Solar is a popular renewable energy source that lets you tap into “free” electricity. However, for a long time, the upfront cost prevented average families from investing in solar panels.
In 2022, that’s all set to change. Solar panel costs have decreased significantly in the last few years. Now, they not only cost less initially but also allow for plenty of savings in the long run.
Whether you’re considering using solar energy for your RV road trips, as a backup generator, or to power your home, many factors determine the cost of going solar.
How Much Does a Solar Panel Cost?
Solar energy costs have decreased and will continue to decline as the industry matures and government incentives encourage homeowners to replace traditional energy sources.
The average cost for solar panels typically runs from $3 to $5 per watt. As a result, a typical 5-kW residential solar system will range between $15,000 to $25,000 before tax credits and incentives.
However, the cost varies significantly based on many factors, such as the size of the panels, the efficiency rating, the system set-up, and more.
How Much Does It Cost to Install Solar Panels?
Besides the cost of purchasing panels, there’s also the inherent cost of installing them. The panels are one component of the entire home energy system, and other components should be factors when evaluating your expenses.
A solar system typically includes components such as panels, inverter, batteries, electrical hookups, and a racking system. Standard solar installations may include soft costs like labor, permits, engineering design, and even marketing and sales costs may factor into the expenses.
Some solar companies offer installation, warranties, and maintenance. However, these additional services add additional costs as well.
The exact cost for installation depends on many factors, such as the size and type of panels. However, the consensus is that it can cost about $5000 to install a smaller system and over $12,000 for regular-sized panels.
Factors That Determine How Much Solar Panels Will Cost
Many factors can dictate how much your solar panel system will cost, including whether you purchase one panel or invest in a full solar system. Let’s get into the details below.
Solar Panel Capacity
Solar panels have varying capacities, or power production capabilities, represented by watts. The watts indicate the amount of energy captured in ideal temperature and sunlight conditions.
Typically, most panels can produce between 100 to 400 watts. The higher the watts, the fewer panels you need to achieve your ideal energy consumption needs.
PV Conversion Efficiency Rate
The PV conversion efficiency rate describes how much sunlight the panel can convert into electricity. In general, the PV rating indicates the quality, which impacts the panel cost. The typical industry standard for PV efficiency rating is between 15% to 20%.
You’ll need to connect the panels to other aspects of the solar system, such as the inverter, electrical inverter, generator, etc.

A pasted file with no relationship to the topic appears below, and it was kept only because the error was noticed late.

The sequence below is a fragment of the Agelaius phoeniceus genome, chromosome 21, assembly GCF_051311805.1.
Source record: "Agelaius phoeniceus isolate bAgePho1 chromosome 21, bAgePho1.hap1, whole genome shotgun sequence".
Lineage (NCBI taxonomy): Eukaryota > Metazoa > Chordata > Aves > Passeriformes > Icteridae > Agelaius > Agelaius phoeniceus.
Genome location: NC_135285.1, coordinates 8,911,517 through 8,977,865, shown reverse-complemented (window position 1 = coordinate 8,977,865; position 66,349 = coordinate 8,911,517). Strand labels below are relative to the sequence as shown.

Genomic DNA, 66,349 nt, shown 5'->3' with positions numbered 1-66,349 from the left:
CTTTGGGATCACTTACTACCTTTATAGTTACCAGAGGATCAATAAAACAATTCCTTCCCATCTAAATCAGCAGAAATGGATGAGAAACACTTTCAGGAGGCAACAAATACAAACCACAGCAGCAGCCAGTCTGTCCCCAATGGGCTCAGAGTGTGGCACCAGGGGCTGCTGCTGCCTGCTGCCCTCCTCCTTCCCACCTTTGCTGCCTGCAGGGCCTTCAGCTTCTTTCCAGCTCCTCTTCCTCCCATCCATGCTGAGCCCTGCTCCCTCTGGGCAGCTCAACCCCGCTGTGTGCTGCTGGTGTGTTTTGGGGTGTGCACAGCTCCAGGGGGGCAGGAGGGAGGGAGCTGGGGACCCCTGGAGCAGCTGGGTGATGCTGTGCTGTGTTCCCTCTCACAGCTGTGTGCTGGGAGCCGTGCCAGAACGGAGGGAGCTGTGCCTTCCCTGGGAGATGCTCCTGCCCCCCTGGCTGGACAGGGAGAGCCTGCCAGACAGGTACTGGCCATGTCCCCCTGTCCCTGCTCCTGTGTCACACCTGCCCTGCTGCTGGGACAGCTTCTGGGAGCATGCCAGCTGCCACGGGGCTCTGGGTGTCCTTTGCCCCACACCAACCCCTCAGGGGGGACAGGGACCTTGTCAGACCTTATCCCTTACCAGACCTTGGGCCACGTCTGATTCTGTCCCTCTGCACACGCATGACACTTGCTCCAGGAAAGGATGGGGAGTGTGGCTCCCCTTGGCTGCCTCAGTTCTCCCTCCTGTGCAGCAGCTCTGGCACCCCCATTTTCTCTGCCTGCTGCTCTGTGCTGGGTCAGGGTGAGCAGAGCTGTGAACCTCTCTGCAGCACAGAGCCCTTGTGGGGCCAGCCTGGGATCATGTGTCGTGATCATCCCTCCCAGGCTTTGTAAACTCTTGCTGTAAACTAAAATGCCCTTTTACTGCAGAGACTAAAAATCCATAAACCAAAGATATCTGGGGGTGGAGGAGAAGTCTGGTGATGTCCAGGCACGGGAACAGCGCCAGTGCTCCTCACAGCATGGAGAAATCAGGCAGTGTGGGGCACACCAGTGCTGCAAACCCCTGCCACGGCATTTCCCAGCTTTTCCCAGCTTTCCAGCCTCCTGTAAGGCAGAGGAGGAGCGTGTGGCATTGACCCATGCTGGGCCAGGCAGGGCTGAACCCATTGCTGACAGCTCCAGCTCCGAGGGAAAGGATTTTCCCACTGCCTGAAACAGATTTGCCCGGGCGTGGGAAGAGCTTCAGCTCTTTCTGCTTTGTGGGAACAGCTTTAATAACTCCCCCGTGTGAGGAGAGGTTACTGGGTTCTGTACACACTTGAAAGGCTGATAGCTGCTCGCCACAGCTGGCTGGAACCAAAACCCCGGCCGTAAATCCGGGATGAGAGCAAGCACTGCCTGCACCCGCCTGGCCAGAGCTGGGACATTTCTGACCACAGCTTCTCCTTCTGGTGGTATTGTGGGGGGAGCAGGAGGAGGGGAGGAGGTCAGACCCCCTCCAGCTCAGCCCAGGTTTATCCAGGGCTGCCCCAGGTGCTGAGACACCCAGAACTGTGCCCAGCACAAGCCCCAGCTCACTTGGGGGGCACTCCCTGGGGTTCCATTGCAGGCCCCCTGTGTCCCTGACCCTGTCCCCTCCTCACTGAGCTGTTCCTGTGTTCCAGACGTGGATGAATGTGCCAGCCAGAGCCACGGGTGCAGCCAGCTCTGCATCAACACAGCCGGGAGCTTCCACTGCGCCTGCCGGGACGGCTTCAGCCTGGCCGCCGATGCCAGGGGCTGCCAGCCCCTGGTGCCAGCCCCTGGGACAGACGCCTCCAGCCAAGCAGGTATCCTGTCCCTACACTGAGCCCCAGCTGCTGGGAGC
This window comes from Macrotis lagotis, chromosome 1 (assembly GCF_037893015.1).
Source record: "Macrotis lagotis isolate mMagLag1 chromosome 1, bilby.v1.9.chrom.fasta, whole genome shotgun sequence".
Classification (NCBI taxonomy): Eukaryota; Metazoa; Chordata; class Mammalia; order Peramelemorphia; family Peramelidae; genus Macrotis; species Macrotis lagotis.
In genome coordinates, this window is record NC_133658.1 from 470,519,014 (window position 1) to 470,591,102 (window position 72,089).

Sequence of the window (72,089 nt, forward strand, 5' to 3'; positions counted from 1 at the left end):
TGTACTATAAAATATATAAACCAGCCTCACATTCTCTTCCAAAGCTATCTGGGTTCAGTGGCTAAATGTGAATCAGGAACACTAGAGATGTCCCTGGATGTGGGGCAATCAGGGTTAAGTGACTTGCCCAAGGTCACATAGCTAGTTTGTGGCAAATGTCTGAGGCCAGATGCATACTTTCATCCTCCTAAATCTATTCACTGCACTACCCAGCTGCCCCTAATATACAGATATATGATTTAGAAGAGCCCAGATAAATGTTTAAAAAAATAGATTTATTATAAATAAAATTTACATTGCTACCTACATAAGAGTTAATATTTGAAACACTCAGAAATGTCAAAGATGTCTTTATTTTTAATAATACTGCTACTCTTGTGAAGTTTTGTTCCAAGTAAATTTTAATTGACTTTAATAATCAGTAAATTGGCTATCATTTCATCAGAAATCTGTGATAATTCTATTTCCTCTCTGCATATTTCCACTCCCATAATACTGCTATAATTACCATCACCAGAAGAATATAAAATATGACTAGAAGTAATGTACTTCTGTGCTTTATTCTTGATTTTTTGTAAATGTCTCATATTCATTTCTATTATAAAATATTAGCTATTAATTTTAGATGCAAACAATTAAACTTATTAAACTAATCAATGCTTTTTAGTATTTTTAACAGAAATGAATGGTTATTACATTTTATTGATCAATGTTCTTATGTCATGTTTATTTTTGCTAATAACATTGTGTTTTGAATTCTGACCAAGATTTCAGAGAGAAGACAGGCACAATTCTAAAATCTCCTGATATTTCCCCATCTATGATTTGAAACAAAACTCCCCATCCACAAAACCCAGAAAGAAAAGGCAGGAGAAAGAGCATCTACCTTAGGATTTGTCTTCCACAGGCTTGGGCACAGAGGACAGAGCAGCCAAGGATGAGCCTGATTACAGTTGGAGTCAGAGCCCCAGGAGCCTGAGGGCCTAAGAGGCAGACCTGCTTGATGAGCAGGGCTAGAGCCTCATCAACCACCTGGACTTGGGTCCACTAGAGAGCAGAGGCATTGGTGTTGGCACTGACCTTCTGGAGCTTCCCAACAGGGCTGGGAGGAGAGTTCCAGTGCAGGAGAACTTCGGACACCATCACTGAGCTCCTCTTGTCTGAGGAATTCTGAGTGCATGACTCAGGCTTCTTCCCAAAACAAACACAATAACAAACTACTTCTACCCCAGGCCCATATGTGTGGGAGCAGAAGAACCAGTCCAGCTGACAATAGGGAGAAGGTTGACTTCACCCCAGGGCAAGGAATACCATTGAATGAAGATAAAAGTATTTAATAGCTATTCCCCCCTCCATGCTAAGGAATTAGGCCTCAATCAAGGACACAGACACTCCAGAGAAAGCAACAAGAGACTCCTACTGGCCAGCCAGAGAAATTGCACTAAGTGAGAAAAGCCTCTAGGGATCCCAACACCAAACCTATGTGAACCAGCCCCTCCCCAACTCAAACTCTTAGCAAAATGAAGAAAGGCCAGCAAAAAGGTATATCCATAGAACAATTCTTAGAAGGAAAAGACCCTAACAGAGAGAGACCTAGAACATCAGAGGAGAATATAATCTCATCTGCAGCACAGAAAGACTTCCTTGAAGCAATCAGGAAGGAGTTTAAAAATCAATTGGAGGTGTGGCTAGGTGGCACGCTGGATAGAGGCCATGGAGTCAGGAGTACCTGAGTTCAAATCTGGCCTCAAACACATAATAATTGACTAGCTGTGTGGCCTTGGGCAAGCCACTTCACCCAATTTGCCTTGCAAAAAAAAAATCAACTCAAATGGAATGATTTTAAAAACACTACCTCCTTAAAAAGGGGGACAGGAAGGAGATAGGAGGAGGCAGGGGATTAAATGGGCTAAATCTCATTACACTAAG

If your panel doesn’t integrate well with other products, it’ll lead to more system set-up costs, such as additional wiring and installation.
All you have to do is connect the panel’s wirings to the other system wirings, such as the inverter and generator or power station. Easy hook-up allows you to transfer the energy captured from sunlight and convert it into electricity for usage.
Not all solar panels are the same. The efficiency of the panel matters when it comes to cost.
Monocrystalline panels are made from a single silicon crystal, allowing more room for the flow of electricity. Polycrystalline panels have more crystals meaning less freedom for electrons to move.
In short, monocrystalline panels are more efficient than polycrystalline panels. However, that does come at an extra cost. Monocrystalline panels will be more expensive.
Solar System Set-Up
Your system set-up will impact the overall cost. Practically speaking, it will cost more to buy multiple individual panels instead of a bundle.
Considering that solar panels generally do not operate alone but require a generator or battery to store the electricity, it isn’t economical to just buy one panel—you’ll need to set up a whole solar system.
How Can I Calculate How Many Solar Panels I Will Need?
Your energy consumption determines how many panels you need, affecting the total cost. You’ll want enough panels to power all your appliances and devices to eliminate your electric bill. However, the number of panels you need also depends on the panel’s power rating. The more powerful the panel, the fewer panels are required.
The average household uses a little under 900kWh per month. Divide 900 kWh by 30 days, and you’ll get 30 kWh (30,000Wh), which is how much electricity the average household requires per day to run the lights, dishwasher, washer, dryer, television, etc.
To figure out how many solar panels you’ll need, divide the watt usage, 30kWh, by the hours in a day: 30,000Wh / 24 hours = 1250 Watts.
How Much Money Can Solar Panels Save?
When discussing savings, we’re talking about how much you would’ve spent on your electric bill if you didn’t use a solar system for your home.
If you use 900 kWh per month, and the average electricity rate is $0.14 per kWh, you’ll save about $126 per month on your electricity bill: 900kWh x 0.14 kWh = 126. That’s a savings of $1512 per year. Of course, the more you use solar, the more money you’ll save.
You’ll also receive a 26% tax incentive. If you spent $15,000 on your solar system, you’d receive $3,900 in tax credit.
Thanks to the declining cost of solar energy and other tax incentives, panels are a cost-effective investment for any person who wants an excellent return on investment. A solar system can help reduce dependence on your local utility company and power your home with clean, renewable energy.